Published on April 4, 2013 by Mary Wimberley  
Colonial Dames 2013

Four Samford University students received cash awards from the Birmingham Center of Colonial Dames of America for outstanding papers written in Samford history classes. All honorees are history majors.

Nicholas Paul Martini, a senior from Alpharetta, Ga., won first place and a $1,000 cash prize for his paper, "Blood Will Out: the Trial of Thomas Lutherland and the Quaker Idea of Criminal Justice in Colonial America, 1692."

Rebecca Nicole Wilcox, a senior from Chesterfield, Mo., won second place and an  $800 prize for her paper, "Puritan Captivity Narratives."

Evan Musgraves, a senior from Yucaipa, Calif., placed third and won $600 for his paper, "Brethren We Have Met to Worship: The Sacred Harp and Evangelical Theology."

Franklin Lowe, a sophomore from Fayetteville, Ga., won fourth place and $400 for his paper, "Propaganda: Patriotic and Socially Progressive, a Comparative Analysis of Common Sense and the Narrative of the Life of Frederick Douglass."

The award winners gave brief presentations on their paper topics at a luncheon at Mountain Brook Country Club on Wednesday, April 3. A bound volume of the papers was dedicated to Samford history department chair Dr. S. Jonathan Bass.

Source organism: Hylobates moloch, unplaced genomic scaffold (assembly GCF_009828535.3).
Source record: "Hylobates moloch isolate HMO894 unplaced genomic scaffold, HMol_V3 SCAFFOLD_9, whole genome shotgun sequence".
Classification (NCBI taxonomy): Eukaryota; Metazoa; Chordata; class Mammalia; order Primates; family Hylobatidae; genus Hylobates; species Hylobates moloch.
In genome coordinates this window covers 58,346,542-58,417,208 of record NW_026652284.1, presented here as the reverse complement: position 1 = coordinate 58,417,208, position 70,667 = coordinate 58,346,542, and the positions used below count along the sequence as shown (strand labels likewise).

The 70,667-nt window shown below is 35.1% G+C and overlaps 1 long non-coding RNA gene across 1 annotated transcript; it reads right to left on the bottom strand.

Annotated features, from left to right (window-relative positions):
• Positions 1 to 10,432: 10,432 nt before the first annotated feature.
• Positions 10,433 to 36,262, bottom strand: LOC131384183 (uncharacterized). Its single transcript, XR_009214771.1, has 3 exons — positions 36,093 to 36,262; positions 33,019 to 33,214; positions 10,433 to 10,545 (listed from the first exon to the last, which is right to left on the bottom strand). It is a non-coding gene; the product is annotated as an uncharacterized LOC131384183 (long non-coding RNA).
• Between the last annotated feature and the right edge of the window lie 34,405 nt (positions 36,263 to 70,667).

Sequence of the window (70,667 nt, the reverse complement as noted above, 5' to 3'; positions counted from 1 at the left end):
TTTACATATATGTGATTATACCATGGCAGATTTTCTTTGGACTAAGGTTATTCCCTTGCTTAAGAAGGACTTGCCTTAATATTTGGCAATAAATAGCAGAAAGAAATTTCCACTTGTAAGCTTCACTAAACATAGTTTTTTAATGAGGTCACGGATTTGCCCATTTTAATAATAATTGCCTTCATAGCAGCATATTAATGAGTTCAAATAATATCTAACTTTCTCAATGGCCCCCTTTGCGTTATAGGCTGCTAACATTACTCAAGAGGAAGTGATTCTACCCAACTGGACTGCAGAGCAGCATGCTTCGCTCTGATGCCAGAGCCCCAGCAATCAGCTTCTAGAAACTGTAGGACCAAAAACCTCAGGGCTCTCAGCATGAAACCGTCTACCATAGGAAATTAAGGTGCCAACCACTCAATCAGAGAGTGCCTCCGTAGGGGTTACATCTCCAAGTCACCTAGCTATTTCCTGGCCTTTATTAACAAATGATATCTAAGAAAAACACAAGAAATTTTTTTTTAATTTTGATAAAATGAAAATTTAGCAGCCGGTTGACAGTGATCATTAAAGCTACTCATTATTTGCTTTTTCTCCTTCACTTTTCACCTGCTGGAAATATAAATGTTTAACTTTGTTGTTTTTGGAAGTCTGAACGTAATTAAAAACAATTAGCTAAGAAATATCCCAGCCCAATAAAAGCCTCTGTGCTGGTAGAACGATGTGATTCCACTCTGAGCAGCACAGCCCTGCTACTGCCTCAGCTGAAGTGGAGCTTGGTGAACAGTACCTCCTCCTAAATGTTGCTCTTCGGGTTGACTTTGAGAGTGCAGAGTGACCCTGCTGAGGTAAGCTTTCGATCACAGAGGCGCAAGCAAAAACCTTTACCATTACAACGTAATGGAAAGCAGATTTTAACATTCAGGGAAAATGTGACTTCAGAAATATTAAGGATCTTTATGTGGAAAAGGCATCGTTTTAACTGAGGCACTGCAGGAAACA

Mrs. C. Lawrence Whatley is president of the Colonial Dames' Birmingham Center.


Samford is a leading Christian university offering undergraduate programs grounded in the liberal arts with an array of nationally recognized graduate and professional schools. Founded in 1841, Samford is the 87th-oldest institution of higher learning in the United States. Samford enrolls 5,791 students from 49 states, Puerto Rico and 16 countries in its 10 academic schools: arts, arts and sciences, business, divinity, education, health professions, law, nursing, pharmacy and public health. Samford fields 17 athletic teams that compete in the tradition-rich Southern Conference and ranks 6th nationally for its Graduation Success Rate among all NCAA Division I schools.